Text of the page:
If we take the words of Austin Powers' father at face value, no one really cares about our issues. Whatever it is that is bothering you is your problem. Go cry about it alone or do something about it. I agree to a certain degree because the world is full enough of belly-achers who do nothing but complain about the state of things, but there is a difference between whining for no purpose and venting to let the facts of the issue unfold before you.

In an issue piece, you are given the chance to rant on about the issue of your choice - and let's face it, we all have them. The difference between belly-aching and venting though is that venting is the first step in processing the problem at hand. With a vent, we are essentially saying these are the conditions that apply to my issue. We need to understand what we are dealing with before we can offer possible solutions to what we feel is the required change.

Once we have done this, an issue becomes less of a complaint and more of a call to attention to something that needs to be addressed. Often, this allows us to reassess our ways and the state of things that define the world we live in. Click on the link below to read about an issue that concerns me. I hope to get feedback from some of you on this subject.

Morals? Who Needs 'Em?

Writing a Letter

This year, we have talked about three types of letters. We have reviewed the personal letter, the business letter and the imaginative letter.

A personal letter is simply a letter we write to a family member or friend to communicate with them. They usually include information such a updates (here's what's going on in your life), questions (wondering what's going on in their life), and a message (such as gratefulness for something they have done or to let them know that you miss them).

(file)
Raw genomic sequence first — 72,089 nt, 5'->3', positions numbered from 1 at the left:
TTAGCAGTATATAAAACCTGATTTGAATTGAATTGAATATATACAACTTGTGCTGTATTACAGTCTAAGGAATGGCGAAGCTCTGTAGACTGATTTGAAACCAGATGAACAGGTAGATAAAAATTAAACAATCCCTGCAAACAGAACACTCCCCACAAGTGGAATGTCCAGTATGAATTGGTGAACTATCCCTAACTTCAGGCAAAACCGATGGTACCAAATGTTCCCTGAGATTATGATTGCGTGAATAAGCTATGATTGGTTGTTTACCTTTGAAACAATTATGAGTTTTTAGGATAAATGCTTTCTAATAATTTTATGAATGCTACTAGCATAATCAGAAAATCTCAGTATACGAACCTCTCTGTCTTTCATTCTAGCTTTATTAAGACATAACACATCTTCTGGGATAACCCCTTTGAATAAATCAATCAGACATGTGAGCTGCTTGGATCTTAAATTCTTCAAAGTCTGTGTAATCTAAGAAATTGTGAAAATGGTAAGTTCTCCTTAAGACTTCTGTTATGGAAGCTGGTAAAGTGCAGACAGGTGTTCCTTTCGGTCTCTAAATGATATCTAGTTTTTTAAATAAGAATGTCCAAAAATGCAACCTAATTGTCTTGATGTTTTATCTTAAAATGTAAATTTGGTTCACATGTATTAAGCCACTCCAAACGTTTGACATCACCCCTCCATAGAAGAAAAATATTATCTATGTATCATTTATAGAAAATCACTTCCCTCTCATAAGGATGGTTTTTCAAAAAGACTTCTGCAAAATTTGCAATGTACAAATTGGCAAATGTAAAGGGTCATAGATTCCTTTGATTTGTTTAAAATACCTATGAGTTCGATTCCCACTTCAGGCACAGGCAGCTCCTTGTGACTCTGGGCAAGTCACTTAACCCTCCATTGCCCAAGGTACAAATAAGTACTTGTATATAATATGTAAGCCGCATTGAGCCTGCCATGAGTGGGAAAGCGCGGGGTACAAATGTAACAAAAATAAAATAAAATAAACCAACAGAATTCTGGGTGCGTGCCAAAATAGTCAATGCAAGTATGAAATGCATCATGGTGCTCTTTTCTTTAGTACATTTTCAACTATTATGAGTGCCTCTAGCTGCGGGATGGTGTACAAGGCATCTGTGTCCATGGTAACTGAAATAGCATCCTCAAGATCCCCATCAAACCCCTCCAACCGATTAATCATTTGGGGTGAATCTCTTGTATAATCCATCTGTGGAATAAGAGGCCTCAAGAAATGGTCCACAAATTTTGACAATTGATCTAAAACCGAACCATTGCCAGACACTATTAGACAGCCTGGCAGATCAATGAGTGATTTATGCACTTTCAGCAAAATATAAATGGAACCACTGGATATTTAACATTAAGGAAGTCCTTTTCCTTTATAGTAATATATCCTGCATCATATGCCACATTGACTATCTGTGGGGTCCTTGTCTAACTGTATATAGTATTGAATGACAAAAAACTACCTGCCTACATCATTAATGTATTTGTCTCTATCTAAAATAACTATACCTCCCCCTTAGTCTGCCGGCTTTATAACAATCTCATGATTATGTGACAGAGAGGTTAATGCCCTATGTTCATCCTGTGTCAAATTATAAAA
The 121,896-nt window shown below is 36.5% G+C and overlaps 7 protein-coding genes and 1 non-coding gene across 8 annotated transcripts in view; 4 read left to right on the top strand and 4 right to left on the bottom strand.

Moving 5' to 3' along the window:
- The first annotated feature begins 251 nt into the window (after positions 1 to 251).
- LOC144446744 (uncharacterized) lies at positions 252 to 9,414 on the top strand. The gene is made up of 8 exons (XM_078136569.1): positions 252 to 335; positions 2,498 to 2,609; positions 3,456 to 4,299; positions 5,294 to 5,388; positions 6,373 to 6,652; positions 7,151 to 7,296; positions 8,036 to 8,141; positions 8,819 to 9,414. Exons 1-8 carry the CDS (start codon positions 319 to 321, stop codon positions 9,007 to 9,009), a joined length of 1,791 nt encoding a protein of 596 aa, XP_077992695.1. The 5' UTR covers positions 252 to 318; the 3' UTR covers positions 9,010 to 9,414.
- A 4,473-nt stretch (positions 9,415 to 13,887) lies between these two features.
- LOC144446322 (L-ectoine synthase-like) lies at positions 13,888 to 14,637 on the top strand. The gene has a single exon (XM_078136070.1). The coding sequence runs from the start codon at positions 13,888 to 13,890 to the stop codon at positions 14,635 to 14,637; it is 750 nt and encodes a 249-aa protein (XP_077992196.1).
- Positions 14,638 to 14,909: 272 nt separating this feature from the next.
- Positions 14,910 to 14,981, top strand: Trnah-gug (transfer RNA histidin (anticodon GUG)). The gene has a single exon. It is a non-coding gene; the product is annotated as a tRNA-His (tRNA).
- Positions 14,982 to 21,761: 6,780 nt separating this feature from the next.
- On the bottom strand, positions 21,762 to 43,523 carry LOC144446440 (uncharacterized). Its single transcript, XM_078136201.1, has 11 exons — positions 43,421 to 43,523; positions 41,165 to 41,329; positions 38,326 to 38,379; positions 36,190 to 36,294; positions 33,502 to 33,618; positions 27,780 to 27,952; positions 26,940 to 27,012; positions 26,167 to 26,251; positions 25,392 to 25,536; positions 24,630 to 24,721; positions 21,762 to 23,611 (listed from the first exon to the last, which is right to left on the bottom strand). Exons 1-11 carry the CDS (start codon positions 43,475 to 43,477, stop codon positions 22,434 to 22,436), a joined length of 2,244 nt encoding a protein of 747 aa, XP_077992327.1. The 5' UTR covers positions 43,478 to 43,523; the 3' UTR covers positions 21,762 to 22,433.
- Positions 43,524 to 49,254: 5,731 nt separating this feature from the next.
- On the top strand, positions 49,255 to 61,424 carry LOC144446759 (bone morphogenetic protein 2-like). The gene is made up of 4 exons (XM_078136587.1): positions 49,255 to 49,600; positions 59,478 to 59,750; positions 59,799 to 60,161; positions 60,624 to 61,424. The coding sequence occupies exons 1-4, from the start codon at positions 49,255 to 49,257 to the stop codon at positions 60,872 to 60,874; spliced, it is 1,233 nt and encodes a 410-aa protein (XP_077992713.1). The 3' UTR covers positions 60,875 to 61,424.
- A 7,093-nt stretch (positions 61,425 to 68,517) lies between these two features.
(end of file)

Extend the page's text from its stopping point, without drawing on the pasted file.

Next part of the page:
Form: date, greeting or opening salutation (Dear ___,), body (information and messages divided into paragraphs), ending or closing salutation (Love, Sincerely, With friendship, Yours truly, etc), and then a signature.

A business letter is usually used to communicate information about a company or product. They are often in praise or in complaint of something. The information included might be the experience you have had with the company or product, the problem you may have encountered (or the positive effect of the experience), the reason this is important to you, and a request for action (what you would like them to do about it (usually when it is a complaint).

     Form: date, name and address of the company, opening salutation (Dear ___, or To whom it may concern - if you do not know the name of the person to whom you are writing), the body (divided into paragraphs based on information included - see paragraph above), closing salutation, space for signature, name typed beneath the space.

An imaginative letter is one that can be as far fetched as you would like. You can write to a person who has already passed away, to yourself in the past or the future, to an imaginary person (such as a character in a book or movie), to a famous person from history you would really like to have met, or to an animal or thing who normally does not read. It is very similar to a personal letter as they tend to be of a rather personal nature.

     Form: date, you can include a name and address of the imaginary person or place for fun but it is not necessary, opening salutation, body (divided into paragraphs), closing salutation, signature.